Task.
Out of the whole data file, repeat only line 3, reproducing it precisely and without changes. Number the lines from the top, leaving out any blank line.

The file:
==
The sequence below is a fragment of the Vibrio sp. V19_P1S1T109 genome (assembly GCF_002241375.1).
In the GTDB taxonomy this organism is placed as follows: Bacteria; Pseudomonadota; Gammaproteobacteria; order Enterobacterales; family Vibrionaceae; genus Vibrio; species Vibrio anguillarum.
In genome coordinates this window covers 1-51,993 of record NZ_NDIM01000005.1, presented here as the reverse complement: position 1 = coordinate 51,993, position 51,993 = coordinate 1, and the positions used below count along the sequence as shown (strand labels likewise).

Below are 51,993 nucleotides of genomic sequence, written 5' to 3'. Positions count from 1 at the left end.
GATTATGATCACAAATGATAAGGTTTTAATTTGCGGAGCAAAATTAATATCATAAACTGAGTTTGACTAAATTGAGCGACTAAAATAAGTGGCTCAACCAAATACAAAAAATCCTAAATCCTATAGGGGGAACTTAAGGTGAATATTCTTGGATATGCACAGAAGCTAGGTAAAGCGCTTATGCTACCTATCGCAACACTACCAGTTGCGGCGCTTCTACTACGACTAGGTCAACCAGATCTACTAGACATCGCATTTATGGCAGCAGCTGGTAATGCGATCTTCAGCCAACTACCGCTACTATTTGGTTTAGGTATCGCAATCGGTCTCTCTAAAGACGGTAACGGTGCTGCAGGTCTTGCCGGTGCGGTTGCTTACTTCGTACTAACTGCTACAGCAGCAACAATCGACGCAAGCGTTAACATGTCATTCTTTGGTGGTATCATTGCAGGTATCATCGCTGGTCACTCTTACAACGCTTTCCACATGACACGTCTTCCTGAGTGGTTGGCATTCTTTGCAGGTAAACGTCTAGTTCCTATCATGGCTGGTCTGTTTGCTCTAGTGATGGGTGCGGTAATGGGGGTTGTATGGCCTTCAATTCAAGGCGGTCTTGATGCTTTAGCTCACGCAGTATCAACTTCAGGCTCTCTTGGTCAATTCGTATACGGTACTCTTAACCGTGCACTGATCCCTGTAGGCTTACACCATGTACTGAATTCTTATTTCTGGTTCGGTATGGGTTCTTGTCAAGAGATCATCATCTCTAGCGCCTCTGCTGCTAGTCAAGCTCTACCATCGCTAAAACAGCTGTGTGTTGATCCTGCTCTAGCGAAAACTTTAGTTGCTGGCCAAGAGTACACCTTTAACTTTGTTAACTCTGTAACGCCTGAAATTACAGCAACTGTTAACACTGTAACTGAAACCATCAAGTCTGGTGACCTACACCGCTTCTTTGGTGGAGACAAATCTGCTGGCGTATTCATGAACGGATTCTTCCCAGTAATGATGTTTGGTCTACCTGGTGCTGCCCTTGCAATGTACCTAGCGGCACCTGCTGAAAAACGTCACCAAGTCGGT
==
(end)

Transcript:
In genome coordinates this window covers 1-51,993 of record NZ_NDIM01000005.1, presented here as the reverse complement: position 1 = coordinate 51,993, position 51,993 = coordinate 1, and the positions used below count along the sequence as shown (strand labels likewise).